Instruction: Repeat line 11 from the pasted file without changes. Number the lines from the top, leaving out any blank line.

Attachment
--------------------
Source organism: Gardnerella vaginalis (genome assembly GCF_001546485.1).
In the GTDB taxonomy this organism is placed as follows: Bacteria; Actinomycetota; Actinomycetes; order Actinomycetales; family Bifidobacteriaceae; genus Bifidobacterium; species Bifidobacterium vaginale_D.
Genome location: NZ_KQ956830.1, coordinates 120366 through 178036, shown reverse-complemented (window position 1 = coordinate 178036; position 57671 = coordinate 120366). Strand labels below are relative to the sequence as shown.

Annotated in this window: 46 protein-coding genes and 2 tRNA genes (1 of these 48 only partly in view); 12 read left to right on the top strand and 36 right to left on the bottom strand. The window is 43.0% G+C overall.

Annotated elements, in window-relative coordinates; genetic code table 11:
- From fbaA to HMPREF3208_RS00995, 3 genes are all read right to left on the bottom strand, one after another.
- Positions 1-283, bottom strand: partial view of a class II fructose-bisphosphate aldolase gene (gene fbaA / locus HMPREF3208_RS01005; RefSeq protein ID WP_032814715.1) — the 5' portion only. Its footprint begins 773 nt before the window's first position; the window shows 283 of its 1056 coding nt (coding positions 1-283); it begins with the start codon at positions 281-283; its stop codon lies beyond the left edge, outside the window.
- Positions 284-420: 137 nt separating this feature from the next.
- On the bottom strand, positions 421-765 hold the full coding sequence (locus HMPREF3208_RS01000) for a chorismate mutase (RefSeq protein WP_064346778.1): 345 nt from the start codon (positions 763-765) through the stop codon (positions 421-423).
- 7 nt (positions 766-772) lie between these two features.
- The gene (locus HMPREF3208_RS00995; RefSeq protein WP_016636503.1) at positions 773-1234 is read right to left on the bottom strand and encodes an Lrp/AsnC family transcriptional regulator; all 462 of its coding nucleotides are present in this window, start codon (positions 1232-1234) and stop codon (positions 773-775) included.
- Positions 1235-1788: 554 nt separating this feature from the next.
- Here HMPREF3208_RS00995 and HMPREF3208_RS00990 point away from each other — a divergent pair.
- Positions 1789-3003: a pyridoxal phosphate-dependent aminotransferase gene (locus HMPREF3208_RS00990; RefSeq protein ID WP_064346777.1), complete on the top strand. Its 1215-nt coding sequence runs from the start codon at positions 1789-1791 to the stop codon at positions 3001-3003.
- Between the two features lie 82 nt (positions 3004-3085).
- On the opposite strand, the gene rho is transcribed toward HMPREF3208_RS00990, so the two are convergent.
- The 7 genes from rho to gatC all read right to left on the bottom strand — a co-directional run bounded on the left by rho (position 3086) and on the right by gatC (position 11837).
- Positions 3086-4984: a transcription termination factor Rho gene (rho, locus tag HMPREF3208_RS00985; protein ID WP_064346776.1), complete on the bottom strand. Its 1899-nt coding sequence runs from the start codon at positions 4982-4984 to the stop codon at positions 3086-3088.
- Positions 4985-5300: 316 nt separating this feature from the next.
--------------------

- The gene (locus HMPREF3208_RS00995; RefSeq protein WP_016636503.1) at positions 773-1234 is read right to left on the bottom strand and encodes an Lrp/AsnC family transcriptional regulator; all 462 of its coding nucleotides are present in this window, start codon (positions 1232-1234) and stop codon (positions 773-775) included.